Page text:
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I am a Ph.D. student in applied math (graduating) with the following difficulty. I have recently completed a work by myself where I think it has decent potential impact. But the work is in a niche in applied math, and though interesting to anyone, much more likely to be meaningful to people in my field.

I am playing the game of deciding between general prestige and finding a niche. Say I pick a general, prestigious applied math journal X. Hiring committees might actually recognize the name and instantly light up.

However, a better fit (but less known) journal Y exists. In journal Y, the editorial board is loaded with people I recognize (who are well-cited). If I submit here, I am throwing myself in with the dogs in my field. If well-liked, there are many upsides: the possibility of conference invitations, networking, better chance of more citations, etc. If rejected, I gave a bad impression early on in my career to many big names. Note that journal Y is also open-access (a legit one).

On the other hand, journal X has less risk/reward within my field and more of a name for hiring committees. In your experience (especially considering my career stage), what would you pick between these two? For what it's worth, I think acceptance in Y is more likely than X. This could help me get a job, but would it hurt me for tenure later on?

In applied math, I see conflicting ideas. Some people want desperately for connections to applications to be made while others want profound generalizable claims with some regard for application. My work is right in the middle of this tug-of-war.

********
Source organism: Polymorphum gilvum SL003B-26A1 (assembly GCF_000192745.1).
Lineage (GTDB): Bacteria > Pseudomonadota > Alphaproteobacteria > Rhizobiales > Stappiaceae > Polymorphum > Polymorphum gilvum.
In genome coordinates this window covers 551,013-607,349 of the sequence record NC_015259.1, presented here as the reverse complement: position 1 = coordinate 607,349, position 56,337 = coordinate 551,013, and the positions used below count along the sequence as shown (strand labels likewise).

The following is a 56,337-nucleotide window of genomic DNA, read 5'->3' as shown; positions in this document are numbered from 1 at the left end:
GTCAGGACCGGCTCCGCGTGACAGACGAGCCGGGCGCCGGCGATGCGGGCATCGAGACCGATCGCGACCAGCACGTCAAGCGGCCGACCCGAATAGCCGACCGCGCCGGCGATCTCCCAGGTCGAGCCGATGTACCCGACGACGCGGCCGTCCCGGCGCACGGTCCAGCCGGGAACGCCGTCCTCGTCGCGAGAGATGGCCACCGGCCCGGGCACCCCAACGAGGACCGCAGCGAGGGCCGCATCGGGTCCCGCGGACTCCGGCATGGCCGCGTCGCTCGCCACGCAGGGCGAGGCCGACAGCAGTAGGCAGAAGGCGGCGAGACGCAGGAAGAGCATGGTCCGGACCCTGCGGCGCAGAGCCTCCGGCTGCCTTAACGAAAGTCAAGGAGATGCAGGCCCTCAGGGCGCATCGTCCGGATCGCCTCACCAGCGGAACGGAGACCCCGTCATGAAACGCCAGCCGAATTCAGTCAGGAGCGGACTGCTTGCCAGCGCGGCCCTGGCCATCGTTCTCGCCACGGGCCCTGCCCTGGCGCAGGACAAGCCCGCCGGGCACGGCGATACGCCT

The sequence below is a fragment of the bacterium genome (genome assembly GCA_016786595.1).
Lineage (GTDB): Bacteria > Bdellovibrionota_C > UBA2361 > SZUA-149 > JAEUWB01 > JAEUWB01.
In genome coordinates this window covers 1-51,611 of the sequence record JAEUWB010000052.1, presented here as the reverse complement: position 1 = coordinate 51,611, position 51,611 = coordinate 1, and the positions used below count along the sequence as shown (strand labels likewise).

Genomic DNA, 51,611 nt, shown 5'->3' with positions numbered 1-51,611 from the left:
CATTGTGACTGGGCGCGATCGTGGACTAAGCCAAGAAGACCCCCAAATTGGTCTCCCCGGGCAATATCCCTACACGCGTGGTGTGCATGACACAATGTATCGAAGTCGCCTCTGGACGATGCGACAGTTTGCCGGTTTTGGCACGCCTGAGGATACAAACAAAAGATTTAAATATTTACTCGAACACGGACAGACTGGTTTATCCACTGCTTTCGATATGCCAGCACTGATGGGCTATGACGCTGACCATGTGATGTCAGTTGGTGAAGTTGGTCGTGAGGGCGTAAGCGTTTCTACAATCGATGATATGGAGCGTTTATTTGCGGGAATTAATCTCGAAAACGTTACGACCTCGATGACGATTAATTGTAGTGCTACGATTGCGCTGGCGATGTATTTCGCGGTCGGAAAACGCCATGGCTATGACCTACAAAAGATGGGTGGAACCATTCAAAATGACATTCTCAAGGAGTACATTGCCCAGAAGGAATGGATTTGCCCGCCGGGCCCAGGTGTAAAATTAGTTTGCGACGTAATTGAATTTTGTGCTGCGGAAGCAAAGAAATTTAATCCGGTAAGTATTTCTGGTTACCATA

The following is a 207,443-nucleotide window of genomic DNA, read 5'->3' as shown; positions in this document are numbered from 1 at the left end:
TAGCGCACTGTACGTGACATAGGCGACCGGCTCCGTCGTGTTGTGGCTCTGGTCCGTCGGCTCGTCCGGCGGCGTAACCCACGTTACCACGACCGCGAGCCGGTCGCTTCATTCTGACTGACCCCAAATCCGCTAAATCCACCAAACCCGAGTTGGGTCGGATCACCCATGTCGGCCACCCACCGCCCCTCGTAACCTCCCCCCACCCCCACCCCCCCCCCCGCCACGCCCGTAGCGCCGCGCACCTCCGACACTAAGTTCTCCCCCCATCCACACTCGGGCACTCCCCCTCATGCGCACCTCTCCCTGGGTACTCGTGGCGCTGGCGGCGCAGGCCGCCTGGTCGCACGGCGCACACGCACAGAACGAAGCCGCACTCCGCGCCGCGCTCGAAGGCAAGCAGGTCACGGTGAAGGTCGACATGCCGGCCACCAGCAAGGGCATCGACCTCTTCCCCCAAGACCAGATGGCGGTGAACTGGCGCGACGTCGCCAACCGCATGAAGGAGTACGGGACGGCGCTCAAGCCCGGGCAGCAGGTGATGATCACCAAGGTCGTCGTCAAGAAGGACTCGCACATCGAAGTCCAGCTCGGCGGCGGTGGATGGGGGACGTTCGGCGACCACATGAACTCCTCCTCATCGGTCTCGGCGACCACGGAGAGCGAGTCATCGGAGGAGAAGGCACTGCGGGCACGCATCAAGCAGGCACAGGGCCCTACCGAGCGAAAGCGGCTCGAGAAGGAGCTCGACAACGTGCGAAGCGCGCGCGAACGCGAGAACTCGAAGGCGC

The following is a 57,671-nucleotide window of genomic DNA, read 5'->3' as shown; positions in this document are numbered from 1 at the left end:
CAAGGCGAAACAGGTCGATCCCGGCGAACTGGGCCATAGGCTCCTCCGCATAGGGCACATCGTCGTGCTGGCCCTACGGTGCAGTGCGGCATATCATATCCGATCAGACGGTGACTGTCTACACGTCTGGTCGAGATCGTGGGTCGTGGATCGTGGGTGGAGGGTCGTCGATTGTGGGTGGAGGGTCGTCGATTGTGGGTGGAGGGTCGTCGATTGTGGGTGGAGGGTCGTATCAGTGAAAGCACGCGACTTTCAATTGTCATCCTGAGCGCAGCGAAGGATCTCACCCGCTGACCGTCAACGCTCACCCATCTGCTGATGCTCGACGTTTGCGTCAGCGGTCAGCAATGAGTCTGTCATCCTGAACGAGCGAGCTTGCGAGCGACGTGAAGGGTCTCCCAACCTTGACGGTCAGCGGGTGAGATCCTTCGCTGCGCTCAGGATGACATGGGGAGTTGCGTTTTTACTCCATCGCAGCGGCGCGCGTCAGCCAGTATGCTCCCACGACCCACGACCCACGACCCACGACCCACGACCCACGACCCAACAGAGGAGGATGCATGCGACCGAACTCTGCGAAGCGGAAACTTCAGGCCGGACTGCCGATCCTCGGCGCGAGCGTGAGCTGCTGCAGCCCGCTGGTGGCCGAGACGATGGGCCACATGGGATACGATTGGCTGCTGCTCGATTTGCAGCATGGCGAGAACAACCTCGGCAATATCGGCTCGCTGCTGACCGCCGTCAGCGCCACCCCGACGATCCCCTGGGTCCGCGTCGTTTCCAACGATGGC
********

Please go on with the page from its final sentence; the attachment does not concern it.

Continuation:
I realize anonymous people cannot decide my life for me, but I am wondering if the answer is obvious for some reasons I don't know yet. Based on the mentors (and my advisor) I have spoken to, they seem to think it's somewhat of a personal preference, as long as both journals are decent.

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Since there is no guarantee that your paper will be accepted, my suggestion would be to submit to the more prestigious one first, imagining that it is harder to get accepted there. You can always submit to the other later if you are disappointed in the first.

Also, be aware that this is only your first (or early) work, and that you will have opportunity to publish again later, perhaps in the more arcane corners that fit your field best. But a wider reputation is probably best for a new academic.

But your advisor is correct. It is a bit of a personal choice and if you get it "wrong" it won't end your career.

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  • Thank you for your answer; it seems to make sense. Does your answer change if I tell you I have had (much inferior) work rejected by the more prestigious journal X in the past? – zugzug Sep 28 '18 at 23:53
  • @zugzug, no. If they even remember it will still be fine. They are more interested in the current work than the past. Good luck. – Buffy Sep 29 '18 at 0:02
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There are a couple of assumptions underlying your question:

  1. Having your paper rejected will give the editorial board a bad impression of you.

  2. Publishing in a more niche journal will publicize your paper more, within that niche.

Assumption 1 is false, as long as your paper isn't out of the journal's scope or outright bad. (It sounds like neither is the case.) Even if the editors judge your submission to be overly ambitious, they understand that being ambitious is a valid strategy.

Others may disagree, but I don't think Assumption 2 is particularly true either. I can't think of a paper in my field that I missed because the journal that published it was too broad. If anything, the opposite is true, because breadth roughly correlates with quality when it comes to journals. In any case, you can always send a preprint to people who you want to read it.

The other issue is timing. If you have plenty of time before applying for postdocs/jobs, I advise submitting to X. If you have no time, I also advise submitting to X (because you probably won't hear back from either X or Y in time for it to matter). If you're in the middle, either choice is defensible. It depends on your risk tolerance.

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